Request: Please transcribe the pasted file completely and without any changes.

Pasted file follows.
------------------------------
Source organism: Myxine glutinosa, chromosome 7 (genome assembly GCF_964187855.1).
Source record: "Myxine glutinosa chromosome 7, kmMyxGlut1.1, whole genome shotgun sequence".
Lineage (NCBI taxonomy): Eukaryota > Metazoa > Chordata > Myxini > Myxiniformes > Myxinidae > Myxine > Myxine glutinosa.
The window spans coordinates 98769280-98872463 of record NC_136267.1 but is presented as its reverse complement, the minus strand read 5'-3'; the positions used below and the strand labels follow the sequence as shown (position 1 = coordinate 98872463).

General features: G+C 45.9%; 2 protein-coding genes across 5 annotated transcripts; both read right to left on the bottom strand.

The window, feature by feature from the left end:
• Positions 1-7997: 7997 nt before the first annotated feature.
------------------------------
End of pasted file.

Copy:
Source organism: Myxine glutinosa, chromosome 7 (genome assembly GCF_964187855.1).
Source record: "Myxine glutinosa chromosome 7, kmMyxGlut1.1, whole genome shotgun sequence".
Lineage (NCBI taxonomy): Eukaryota > Metazoa > Chordata > Myxini > Myxiniformes > Myxinidae > Myxine > Myxine glutinosa.
The window spans coordinates 98769280-98872463 of record NC_136267.1 but is presented as its reverse complement, the minus strand read 5'-3'; the positions used below and the strand labels follow the sequence as shown (position 1 = coordinate 98872463).

General features: G+C 45.9%; 2 protein-coding genes across 5 annotated transcripts; both read right to left on the bottom strand.

The window, feature by feature from the left end:
• Positions 1-7997: 7997 nt before the first annotated feature.